This package is sold in plans that also include network device status tracking and server and application monitoring. Base plans are sized and priced to suit small businesses and larger businesses pay extra for capacity expansions. Therefore, the package is suitable for any size or type of business and there is also a plan for managed service providers.


  • Automatic network scanning to create a network inventory
  • System monitoring automation with performance thresholds and alerts
  • Flow protocols that extract traffic throughput data from switches and routers
  • Stores statistics for historical analysis
  • Included in plans that provide full-stack observability


  • No on-premises version

Site24x7 is a cloud-based system that has many monitoring modules that cover different technologies. The Network Traffic Monitoring service is just one of the units on the platform that also offers network device configuration management and log collection. Examine the Site24x7 platform with a 30-day free trial.

Site24x7 Network Traffic Monitoring Start a 30-day FREE trial

How to Optimize Network Bandwidth

Though bandwidth isn’t the same thing as speed, having poorly-optimized network bandwidth can have a negative impact on the performance of the network and produce a subpar user experience on many applications. In this section we’re going to look at how you can make sure that your bandwidth is optimized:

  • Use QoS Settings
  • Use Cloud-based Applications
  • Eliminate Non-Essential Traffic
  • Do Backups and Updates Outside Peak Hours

Use QoS Settings

Organizations commonly implement QoS or Quality of Service settings to help the network to support mission-critical applications. With QoS settings, you can set network traffic policies to prioritize certain types of traffic so that high-maintenance applications have all the bandwidth they need to perform well.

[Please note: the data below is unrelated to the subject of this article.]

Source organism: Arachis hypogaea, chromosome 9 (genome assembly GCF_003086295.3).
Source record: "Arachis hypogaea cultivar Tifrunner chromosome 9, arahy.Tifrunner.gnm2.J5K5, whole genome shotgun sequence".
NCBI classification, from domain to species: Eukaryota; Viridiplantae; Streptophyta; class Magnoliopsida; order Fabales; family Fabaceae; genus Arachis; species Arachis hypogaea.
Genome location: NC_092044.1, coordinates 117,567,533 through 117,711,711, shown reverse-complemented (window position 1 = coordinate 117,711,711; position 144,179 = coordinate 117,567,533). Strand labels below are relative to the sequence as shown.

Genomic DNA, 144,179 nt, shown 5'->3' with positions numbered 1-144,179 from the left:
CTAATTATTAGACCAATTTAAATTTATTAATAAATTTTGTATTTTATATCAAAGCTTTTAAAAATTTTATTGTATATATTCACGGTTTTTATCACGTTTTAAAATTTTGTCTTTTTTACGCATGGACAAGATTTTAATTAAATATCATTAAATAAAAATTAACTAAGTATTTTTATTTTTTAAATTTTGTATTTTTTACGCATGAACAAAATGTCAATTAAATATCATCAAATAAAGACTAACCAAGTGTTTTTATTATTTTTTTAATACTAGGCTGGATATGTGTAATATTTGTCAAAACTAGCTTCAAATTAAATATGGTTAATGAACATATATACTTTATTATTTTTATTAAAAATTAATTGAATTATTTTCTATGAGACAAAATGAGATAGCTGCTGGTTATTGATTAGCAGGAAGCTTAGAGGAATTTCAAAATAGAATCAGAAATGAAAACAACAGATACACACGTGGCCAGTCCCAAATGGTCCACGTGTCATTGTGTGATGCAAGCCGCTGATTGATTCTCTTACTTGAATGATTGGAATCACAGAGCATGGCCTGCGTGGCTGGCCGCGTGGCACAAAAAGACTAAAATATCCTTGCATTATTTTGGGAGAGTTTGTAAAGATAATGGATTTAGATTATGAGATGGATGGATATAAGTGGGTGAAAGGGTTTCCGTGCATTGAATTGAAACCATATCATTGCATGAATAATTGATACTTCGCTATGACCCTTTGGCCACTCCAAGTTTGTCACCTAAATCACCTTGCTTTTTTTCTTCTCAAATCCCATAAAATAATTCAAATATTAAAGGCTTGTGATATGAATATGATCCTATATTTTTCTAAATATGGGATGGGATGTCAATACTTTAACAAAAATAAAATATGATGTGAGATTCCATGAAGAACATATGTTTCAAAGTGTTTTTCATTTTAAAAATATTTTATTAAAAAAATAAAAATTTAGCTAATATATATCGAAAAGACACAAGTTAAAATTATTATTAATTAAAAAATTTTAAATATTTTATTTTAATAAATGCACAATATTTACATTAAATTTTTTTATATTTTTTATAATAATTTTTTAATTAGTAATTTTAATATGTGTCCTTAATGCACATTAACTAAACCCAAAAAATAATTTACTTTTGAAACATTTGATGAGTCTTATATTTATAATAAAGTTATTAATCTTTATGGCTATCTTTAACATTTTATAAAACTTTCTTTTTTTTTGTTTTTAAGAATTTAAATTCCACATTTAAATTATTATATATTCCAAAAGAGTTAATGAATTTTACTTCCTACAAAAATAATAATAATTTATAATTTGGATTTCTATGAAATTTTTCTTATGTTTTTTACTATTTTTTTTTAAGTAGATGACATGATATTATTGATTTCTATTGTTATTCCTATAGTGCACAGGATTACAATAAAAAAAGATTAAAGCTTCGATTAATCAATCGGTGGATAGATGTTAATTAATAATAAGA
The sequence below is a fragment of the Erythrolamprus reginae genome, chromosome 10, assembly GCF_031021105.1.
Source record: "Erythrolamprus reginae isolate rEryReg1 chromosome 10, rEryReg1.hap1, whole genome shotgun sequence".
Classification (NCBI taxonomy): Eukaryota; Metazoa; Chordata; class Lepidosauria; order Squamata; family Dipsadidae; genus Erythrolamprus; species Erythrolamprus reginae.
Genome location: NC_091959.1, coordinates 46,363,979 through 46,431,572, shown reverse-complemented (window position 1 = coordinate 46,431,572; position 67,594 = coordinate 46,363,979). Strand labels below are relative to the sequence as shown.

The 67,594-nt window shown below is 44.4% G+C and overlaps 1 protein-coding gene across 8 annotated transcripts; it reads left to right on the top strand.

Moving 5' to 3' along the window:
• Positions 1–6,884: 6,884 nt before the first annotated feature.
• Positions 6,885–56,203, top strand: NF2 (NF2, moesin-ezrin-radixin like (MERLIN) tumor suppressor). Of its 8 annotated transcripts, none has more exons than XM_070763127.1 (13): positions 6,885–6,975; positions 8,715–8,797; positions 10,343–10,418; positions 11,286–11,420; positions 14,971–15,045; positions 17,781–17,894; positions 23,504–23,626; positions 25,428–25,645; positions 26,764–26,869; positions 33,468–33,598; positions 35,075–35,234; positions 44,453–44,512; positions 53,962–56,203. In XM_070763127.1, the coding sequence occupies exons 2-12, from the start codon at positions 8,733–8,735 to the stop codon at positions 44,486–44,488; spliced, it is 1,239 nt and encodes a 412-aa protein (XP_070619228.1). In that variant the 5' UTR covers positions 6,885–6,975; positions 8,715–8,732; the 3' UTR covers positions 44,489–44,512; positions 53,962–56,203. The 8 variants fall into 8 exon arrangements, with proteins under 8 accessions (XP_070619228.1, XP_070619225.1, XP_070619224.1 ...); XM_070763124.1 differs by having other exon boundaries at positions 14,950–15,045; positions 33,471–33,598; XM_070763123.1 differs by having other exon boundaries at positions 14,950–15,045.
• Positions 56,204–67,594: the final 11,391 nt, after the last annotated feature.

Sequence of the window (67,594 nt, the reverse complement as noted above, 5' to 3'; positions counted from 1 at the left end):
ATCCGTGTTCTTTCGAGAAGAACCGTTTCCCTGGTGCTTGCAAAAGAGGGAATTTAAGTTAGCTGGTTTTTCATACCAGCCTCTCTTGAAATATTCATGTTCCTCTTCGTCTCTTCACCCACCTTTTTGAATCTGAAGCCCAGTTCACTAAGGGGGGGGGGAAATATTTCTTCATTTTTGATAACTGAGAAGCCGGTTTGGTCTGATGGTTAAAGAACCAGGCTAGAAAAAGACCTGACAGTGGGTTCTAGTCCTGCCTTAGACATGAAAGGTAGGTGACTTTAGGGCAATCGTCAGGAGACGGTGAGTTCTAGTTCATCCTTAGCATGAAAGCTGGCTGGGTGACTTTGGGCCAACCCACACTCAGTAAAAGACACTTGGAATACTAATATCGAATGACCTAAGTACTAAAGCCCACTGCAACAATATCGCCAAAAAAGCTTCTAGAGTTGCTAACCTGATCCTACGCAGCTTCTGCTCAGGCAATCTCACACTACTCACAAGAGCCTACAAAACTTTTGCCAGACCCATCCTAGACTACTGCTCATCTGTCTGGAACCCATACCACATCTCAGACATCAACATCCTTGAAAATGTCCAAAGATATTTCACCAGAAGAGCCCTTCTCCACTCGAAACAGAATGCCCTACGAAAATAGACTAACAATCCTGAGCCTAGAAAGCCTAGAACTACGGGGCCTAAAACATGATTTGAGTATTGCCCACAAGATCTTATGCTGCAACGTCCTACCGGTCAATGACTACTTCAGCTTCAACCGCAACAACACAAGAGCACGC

For example, if you were running a VoIP phone system you could set QoS settings to prioritize voice traffic. By prioritizing voice traffic you would make sure that end users have the best user experience possible as voice packets would take priority over less important forms of traffic.

Use Cloud-based Applications

Sometimes the easiest way to improve network optimization is to deploy applications in the cloud. By using public and private clouds you offload the pressure of maintaining that traffic within your own network. By letting a third-party company deal with the performance of these applications you reduce your monitoring burdens and can also increase the performance of your regularly-used applications.

Eliminate Non-Essential Traffic

Even in the most productive environments, it can be surprising how much non-essential traffic crops up on networks. It is not uncommon to find employees browsing on YouTube or streaming films on Netflix! Tightening up your internal policies to block this traffic can help to make sure that bandwidth isn’t being wasted on applications irrelevant to daily operations.

Do Backups and Updates Outside of Peak Hours

There are many instances where organizations put a strain on bandwidth by undergoing massive network backups and updates in the middle of the day. These software updates can have a substantial impact on the bandwidth availability of the network. This results in real-time latency and poor performance for users.

Scheduling backups and software patches outside of working hours or peak hours will help to minimize the impact that these changes will have on the network. Doing these necessary changes outside of normal working hours will make sure that the network is up and running for everyone.

See also: Best Free Bandwidth Monitoring Software and Tools

How to Optimize Network Throughput

Just like network bandwidth, data throughput can also be optimized. The key to optimizing your network throughput is to minimize latency. The more latency there is the lower the throughput. Low throughput delivers poor performance for end-users. There are many different ways to minimize latency and we’re going to look at some of the simplest ways here.

Monitor Endpoint Usage